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Reel Review features engaging conversations about film and television with interesting folks and USC experts from across disciplines (public policy, governance, theatre, and cinema) to look at visual storytelling, media literacy, diversity, and the public good.

Hosted by Erroll Southers, Reel Review reminds us that film and TV are powerful and passionate mediums that not only entertain, but reflect and comment on our society. Culture, policy, and politics affect our everyday lives, ideas about how we live, and how we live together. It also influences what we watch, as well as what we take away from those programs.

We want to be smarter about the images and stories we see, and how we can be better together.

Mar 26, 2018

Ava DuVernay's film A Wrinkle in Time has met with mixed reviews. The book the film adapts is both classic and beloved and also one of the most banned books in American schools and libraries due to Madeline L’Engle’s deeply Christian views on how faith and science can exist together. Not only does the film re-imagine those views from a lens of humanism, but in a first for Disney, the casting is color conscious. Our panel asks what is the importance of inclusion, self-awareness, and gender on audiences and critics? Our panel also discusses how the film portrays the nature of evil and asks - does the film has something to say about how to do good in the world given the polarization dominate in the current climate?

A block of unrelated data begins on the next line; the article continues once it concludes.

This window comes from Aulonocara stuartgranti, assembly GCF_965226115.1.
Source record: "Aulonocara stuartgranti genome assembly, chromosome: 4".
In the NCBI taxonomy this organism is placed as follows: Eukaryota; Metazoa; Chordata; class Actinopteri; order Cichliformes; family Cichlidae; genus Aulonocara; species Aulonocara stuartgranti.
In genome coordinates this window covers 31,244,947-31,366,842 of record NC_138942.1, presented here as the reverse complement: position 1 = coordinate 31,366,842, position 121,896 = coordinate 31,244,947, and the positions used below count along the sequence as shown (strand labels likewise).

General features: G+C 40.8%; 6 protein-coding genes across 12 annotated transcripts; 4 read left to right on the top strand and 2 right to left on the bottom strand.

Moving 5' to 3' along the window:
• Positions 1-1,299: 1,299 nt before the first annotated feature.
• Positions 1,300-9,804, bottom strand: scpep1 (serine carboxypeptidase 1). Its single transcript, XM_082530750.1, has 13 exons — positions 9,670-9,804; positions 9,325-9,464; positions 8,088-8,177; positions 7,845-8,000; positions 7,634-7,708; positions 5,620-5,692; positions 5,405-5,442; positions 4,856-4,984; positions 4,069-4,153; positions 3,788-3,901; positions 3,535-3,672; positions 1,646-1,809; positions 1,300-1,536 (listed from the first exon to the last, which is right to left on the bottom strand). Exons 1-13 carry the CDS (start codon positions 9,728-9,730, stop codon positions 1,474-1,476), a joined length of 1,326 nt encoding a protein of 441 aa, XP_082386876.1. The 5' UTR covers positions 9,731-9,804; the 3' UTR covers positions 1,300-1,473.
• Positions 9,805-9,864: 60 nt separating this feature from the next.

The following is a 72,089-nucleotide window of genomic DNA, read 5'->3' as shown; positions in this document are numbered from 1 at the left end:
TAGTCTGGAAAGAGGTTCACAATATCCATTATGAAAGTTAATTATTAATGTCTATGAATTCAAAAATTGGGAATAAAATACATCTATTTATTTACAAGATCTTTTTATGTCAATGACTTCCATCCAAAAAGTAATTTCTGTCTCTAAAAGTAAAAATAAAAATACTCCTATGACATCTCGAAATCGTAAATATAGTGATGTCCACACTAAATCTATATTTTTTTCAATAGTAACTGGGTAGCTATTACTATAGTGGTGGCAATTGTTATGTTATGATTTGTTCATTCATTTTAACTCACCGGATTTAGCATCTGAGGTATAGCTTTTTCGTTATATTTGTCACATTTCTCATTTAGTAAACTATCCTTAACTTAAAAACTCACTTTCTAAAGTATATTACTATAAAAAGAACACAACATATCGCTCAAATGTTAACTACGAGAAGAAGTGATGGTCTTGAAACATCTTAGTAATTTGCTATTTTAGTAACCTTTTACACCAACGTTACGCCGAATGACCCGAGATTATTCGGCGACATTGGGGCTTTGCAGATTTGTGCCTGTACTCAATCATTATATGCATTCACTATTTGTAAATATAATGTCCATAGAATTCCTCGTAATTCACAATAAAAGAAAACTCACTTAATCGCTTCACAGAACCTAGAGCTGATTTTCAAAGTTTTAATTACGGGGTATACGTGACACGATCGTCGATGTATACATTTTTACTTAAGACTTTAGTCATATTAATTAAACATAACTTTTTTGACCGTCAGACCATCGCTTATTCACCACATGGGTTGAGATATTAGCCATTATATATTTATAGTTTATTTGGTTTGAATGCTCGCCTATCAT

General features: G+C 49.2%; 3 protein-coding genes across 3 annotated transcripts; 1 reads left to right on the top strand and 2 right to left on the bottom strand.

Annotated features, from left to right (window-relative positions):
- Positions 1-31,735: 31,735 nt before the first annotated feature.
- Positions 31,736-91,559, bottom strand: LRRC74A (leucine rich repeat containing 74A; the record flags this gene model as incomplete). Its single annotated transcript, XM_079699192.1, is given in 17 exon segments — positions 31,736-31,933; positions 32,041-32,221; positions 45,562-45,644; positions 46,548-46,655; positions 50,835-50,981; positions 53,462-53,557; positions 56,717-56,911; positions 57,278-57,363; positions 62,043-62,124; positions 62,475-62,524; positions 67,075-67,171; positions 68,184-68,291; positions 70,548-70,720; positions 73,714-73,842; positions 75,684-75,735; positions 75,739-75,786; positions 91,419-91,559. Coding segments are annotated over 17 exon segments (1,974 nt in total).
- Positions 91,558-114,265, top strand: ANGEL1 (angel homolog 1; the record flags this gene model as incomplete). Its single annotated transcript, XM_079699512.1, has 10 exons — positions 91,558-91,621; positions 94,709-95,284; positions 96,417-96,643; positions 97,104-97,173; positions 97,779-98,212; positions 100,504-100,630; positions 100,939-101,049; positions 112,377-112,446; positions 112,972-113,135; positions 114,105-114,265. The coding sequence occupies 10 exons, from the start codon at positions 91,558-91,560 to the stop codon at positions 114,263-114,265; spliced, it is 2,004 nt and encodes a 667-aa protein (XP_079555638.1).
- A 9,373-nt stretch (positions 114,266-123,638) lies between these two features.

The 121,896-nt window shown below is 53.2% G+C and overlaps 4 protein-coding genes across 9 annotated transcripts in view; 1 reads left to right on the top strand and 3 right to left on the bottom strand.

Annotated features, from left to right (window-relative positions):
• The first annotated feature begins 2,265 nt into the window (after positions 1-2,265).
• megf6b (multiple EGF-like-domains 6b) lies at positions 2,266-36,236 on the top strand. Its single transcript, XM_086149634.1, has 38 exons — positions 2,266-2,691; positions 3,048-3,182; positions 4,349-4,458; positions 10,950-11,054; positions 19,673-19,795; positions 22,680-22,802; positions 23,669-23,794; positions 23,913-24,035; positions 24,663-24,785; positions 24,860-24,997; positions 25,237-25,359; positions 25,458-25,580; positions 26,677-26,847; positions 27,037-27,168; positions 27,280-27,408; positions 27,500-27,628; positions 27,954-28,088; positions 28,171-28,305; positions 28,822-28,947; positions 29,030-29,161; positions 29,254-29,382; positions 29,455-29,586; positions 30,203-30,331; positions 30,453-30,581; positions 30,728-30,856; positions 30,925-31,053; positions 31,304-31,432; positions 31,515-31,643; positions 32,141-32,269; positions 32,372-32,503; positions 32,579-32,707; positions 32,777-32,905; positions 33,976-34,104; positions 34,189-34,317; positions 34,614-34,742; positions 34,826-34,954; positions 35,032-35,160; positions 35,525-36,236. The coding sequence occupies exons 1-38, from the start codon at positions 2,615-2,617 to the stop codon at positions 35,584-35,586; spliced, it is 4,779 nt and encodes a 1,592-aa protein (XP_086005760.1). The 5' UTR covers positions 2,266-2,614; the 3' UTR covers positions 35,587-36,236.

Find out what our panelists think, featuring host Jonathan Schwartz and guests Ange-Marie Hancock Alfaro, Anita Dashiell-Sparks, and Eshan Zaffar.

Let us know what you think of the film and our conversation at Facebook or Twitter.

To listen to the Price Projection Room discussion of A Wrinkle in Time click the arrow in the player at the top of this post. Or download and subscribe through Apple PodcastsSoundcloud, or Google Play.

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@BedrosianCenter, @AngeMarieH, @Ezaffar

For links and more, check out the showpage.

 

This podcast is sponsored by Price Video Services and USC Bedrosian Center, and continues ongoing efforts to bring policy and its impact into the public discourse.

Special thanks to Dean Jack Knott, USC Price; Dean David Bridel, USC School of Dramatic Arts; and Dean Elizabeth Daley, USC Cinematic Arts for their support of this interdisciplinary conversation. 

This podcast was produced by Aubrey Hicks and Jonathan Schwartz, recorded and mixed by The Brothers Hedden, Ryan & Corey Hedden.